I’m probably showing my age now, but when I was a kid, the one program I always looked forward to was aired on a Sunday evening at around 7pm on BBC 2; The World About Us. At the time, we only had three TV Channels to choose from; BBC 1, BBC 2 and ITV. Although depending on where you lived you might only get two out of the three channels! How times have changed! Besides, I never used to watch that much TV; I was always out somewhere playing rugby, down at the river or elsewhere doing stuff that kids used to do, all in the fresh air.
It was a programme that brought far-flung nature into the living room and educated us as to what was out there, as the name suggests, in the world about us. It possibly did more to educate us about nature and wild life than text books ever did. Unsurprisingly, I think it was the brainchild of David Attenborough whom we have so much to thank for with regards to documenting nature.
Anyway, why The World About Us? Well, in February 2013 issue of Trout and Salmon magazine an article appeared dedicated to that great angling entomologist and naturalist, John Goddard who unfortunately died in December 2012 aged 89. I never met him but through his books I learnt to appreciate the flora and fauna that populate and grow in and around our rivers and streams. One of my favourites was his book Trout Fly Recognition. I still have it from when I was a kid. I read it over and over and eventually carried out a survey of flies that hatch throughout the year on my local River Cynon, a tributary of the River Taff. I could only do it at weekends and during ‘Miners Fortnight’ because otherwise the river was ‘Bible Black’ with coal dust from the washeries!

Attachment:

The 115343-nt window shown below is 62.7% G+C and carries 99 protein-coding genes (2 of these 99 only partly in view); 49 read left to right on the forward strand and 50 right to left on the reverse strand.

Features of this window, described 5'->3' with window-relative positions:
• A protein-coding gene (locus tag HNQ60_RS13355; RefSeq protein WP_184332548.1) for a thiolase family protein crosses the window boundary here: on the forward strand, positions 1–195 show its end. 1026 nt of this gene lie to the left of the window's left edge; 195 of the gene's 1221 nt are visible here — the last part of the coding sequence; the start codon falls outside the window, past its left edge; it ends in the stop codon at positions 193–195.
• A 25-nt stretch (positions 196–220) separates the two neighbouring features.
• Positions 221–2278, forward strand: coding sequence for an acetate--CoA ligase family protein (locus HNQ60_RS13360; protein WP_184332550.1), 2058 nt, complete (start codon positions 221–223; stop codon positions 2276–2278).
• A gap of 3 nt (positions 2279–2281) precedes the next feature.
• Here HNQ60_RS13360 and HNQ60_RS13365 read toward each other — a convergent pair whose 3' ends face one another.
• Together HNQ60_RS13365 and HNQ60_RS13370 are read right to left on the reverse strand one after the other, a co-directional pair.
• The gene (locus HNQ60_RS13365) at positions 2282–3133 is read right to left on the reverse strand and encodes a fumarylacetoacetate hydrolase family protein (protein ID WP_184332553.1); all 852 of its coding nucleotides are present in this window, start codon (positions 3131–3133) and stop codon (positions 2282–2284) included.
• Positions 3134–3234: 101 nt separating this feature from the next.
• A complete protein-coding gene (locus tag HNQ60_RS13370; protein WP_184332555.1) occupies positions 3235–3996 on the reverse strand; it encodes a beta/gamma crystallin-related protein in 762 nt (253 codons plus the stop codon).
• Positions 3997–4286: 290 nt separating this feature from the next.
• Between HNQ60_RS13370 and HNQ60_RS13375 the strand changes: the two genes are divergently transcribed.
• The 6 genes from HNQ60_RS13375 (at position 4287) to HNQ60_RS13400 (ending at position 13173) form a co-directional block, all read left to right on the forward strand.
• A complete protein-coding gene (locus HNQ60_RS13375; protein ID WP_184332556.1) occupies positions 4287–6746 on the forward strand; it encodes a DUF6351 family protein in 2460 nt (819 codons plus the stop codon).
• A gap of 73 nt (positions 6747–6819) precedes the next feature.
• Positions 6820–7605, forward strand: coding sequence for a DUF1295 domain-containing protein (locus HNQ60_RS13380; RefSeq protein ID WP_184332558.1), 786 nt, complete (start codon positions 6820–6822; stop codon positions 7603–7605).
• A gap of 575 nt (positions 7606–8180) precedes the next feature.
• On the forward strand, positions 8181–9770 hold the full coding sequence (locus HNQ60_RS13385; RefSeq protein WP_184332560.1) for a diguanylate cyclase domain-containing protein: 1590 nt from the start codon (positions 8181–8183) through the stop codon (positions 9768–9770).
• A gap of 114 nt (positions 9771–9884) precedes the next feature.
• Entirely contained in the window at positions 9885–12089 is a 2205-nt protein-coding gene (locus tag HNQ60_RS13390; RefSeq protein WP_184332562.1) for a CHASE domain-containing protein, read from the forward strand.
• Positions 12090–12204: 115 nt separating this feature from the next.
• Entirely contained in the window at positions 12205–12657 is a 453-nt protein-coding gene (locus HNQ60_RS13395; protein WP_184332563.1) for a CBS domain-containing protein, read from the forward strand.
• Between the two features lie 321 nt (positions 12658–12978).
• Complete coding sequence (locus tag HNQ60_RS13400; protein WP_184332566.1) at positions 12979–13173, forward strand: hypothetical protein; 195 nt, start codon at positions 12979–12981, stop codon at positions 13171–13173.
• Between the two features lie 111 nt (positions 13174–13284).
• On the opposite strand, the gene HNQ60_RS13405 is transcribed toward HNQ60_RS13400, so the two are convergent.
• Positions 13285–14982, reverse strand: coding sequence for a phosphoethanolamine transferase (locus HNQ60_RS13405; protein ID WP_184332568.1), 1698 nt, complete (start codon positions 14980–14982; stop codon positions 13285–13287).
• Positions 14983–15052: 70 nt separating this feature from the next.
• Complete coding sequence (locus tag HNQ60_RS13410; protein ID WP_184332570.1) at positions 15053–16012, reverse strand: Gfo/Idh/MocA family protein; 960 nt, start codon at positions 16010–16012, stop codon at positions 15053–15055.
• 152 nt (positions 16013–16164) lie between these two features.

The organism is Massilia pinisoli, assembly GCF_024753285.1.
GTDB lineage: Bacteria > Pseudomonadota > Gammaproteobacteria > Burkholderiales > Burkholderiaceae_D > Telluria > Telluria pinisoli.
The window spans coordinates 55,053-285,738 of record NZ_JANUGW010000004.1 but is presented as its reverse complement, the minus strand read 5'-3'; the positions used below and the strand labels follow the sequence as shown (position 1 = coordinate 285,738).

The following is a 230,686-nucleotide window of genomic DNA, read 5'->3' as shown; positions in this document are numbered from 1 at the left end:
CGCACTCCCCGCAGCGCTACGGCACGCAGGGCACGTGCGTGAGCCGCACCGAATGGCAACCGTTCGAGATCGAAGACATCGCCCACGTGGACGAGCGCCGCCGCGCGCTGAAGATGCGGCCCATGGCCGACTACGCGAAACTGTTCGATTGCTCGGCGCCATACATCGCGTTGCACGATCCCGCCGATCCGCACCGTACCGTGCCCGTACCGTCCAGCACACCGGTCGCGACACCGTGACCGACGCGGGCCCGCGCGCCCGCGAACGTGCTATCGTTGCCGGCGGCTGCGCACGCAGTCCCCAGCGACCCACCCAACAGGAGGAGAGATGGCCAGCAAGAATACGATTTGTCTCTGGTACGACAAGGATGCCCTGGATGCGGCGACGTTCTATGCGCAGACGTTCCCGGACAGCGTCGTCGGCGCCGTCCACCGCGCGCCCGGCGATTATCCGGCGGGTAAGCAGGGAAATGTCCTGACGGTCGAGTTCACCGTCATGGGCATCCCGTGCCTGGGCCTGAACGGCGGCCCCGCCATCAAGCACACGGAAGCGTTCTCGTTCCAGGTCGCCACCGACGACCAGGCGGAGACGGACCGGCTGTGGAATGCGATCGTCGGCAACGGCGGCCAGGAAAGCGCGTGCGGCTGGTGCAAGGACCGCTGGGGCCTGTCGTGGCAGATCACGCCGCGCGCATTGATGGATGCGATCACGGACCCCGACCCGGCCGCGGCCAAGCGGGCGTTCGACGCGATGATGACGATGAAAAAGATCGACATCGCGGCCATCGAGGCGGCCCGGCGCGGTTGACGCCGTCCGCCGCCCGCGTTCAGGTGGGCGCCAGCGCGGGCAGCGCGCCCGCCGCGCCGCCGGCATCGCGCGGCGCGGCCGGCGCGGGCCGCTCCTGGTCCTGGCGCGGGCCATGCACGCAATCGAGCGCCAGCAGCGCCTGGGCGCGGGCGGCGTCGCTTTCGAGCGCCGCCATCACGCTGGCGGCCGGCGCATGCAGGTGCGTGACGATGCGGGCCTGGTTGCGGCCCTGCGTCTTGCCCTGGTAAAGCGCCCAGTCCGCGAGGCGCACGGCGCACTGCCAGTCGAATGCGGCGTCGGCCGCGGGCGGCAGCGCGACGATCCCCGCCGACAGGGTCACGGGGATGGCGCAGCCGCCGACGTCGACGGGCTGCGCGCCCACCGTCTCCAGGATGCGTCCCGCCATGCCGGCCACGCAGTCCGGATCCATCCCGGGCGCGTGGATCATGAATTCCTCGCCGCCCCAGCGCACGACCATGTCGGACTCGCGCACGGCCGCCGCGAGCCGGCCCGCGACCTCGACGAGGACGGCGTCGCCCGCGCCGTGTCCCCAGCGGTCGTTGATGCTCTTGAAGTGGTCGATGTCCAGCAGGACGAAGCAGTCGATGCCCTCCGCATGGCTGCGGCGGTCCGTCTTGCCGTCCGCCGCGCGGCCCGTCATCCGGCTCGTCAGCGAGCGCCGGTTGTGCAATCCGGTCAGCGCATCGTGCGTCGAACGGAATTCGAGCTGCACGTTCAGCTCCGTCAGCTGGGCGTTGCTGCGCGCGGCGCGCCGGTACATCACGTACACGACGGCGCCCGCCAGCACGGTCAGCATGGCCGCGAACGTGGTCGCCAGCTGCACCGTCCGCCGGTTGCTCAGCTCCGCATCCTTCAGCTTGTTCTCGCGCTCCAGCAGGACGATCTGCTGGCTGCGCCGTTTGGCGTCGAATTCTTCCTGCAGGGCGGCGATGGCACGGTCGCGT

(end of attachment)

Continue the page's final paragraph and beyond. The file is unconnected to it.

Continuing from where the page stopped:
Well, in 1980, the BBC televised an episode of the World About Us entitled, The Educated Trout.
What a seminal programme. Never before had the trout and angling been looked at so closely or televised on such a prestigious stage. The only pity of it was that the video recorder as a consumer item was still a couple of years away. But as a result of the programme a classic book, co-authored with Brian Clarke, The Educated Trout was released. I don’t know which came first, the book or the programme, but both gave insights never before seen or thought about. The discussions on entomology, rise forms, fish behaviour and a multitude of other topics were covered. I paid a special interest to the fly dressing and the many new patterns that had been devised at the time particularly the now infamous USD paradun tied expertly by Stuart Canham and also the the suspender buzzer. What you have to bear in mind is that this was all done over 30 years ago!
So never mind mulling this over…….some kind fellow, mrbilly356, has put it all on youtube for our pleasure. I doff my cap mrbilly356 and thank you for rekindling some very fond memories:
Looking back at the video, I can’t believe how many flies used to hatch and how enjoyable it must have been. It’s only in hindsight that you come to understand how much modern pesticides have accounted for. I don’t see hatches like that anymore and my car bonnet is no longer covered in flies as it once was after a summers evening driving.
Never mind, the season is about to start and the Large Dark Olives are appearing already and the fish are rising. Bring on those lazy days.